“And I don't think you realize what danger you've put yourself in. What if you had been taken for the slave you've made yourself look like? You might have been declared a runaway and hauled to some prison or brought to an auction. This place isn't like your home --or mine.

“If something's happened that made you feel your were better off running away, I wish you'd have told us. I have the power to offer asylum, you know.”

Still, Shasta said nothing. He wished the king would be silent so he could have time to think of the right story to get away from these people. Instead things just seemed to be getting worse and worse.

If he told them the truth, he'd return to slavery. If he played along, then when the real prince showed up . . . how was one punished for impersonating royalty? It probably wasn't good.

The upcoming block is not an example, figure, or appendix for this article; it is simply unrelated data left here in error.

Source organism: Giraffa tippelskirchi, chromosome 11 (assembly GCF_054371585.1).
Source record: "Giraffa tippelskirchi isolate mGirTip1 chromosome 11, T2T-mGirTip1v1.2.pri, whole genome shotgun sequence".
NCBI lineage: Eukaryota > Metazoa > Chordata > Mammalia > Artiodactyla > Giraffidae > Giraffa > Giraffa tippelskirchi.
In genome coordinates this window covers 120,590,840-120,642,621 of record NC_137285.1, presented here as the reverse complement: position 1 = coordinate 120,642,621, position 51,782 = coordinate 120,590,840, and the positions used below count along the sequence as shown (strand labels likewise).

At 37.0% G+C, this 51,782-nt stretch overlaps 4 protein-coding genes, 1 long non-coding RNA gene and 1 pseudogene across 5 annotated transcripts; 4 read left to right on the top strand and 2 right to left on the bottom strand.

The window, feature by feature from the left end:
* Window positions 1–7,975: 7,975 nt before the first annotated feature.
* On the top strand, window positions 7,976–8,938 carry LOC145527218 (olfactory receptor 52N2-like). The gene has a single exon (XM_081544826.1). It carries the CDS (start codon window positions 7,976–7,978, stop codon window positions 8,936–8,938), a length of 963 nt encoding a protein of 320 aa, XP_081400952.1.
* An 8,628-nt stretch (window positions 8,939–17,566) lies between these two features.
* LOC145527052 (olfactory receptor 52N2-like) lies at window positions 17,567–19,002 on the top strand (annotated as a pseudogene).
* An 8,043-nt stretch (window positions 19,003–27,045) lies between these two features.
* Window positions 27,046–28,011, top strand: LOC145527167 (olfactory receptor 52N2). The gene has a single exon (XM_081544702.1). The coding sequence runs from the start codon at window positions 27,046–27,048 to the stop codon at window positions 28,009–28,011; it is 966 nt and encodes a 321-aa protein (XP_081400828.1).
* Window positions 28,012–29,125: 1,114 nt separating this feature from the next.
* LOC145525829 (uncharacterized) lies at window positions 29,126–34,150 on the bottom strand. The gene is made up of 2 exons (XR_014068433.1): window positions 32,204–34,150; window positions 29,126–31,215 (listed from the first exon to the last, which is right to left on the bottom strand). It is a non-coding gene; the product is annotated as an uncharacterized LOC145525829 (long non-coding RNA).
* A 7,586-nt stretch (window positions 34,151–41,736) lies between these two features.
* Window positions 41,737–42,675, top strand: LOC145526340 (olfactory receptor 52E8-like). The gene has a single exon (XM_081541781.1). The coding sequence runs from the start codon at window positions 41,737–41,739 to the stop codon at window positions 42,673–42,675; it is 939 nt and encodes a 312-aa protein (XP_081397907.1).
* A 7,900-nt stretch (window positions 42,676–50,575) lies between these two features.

“When we're safely in our own chambers,” the king said, “I hope that you'll at least tell us what happened that made you unwilling to speak in public.”

The woman with the apple whispered, “Just go with it,” in Shasta's ear.

- -

Note that I took Lewis' implication of Hermes and ran with it. Apollo has a golden bow, Hermes has got the winged clothes and caduceus (winged staff wrapped in snakes), golden winged Iris also has a caduceus, Eris has her apple, and she's chatting it up with Dionysus who is rocking the thyrsos.

Random woman with pine needle hair is a tree spirit.

Note that the mistaken identity thing is all Eris's doing.